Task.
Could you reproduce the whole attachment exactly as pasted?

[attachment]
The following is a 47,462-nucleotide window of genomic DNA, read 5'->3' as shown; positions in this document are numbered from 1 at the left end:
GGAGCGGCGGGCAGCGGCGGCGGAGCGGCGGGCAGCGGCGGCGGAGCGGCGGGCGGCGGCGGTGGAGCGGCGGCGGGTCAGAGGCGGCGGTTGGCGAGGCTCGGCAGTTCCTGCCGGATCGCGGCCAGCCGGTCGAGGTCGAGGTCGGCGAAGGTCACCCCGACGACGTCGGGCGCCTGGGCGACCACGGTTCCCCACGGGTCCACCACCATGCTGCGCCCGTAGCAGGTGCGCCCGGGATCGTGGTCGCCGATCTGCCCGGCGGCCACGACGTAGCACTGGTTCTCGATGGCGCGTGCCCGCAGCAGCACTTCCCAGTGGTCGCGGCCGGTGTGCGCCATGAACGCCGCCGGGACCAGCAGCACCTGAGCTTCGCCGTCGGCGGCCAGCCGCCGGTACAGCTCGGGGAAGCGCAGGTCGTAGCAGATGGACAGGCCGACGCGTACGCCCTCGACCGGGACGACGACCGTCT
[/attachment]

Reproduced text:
The following is a 47,462-nucleotide window of genomic DNA, read 5'->3' as shown; positions in this document are numbered from 1 at the left end:
GGAGCGGCGGGCAGCGGCGGCGGAGCGGCGGGCAGCGGCGGCGGAGCGGCGGGCGGCGGCGGTGGAGCGGCGGCGGGTCAGAGGCGGCGGTTGGCGAGGCTCGGCAGTTCCTGCCGGATCGCGGCCAGCCGGTCGAGGTCGAGGTCGGCGAAGGTCACCCCGACGACGTCGGGCGCCTGGGCGACCACGGTTCCCCACGGGTCCACCACCATGCTGCGCCCGTAGCAGGTGCGCCCGGGATCGTGGTCGCCGATCTGCCCGGCGGCCACGACGTAGCACTGGTTCTCGATGGCGCGTGCCCGCAGCAGCACTTCCCAGTGGTCGCGGCCGGTGTGCGCCATGAACGCCGCCGGGACCAGCAGCACCTGAGCTTCGCCGTCGGCGGCCAGCCGCCGGTACAGCTCGGGGAAGCGCAGGTCGTAGCAGATGGACAGGCCGACGCGTACGCCCTCGACCGGGACGACGACCGTCT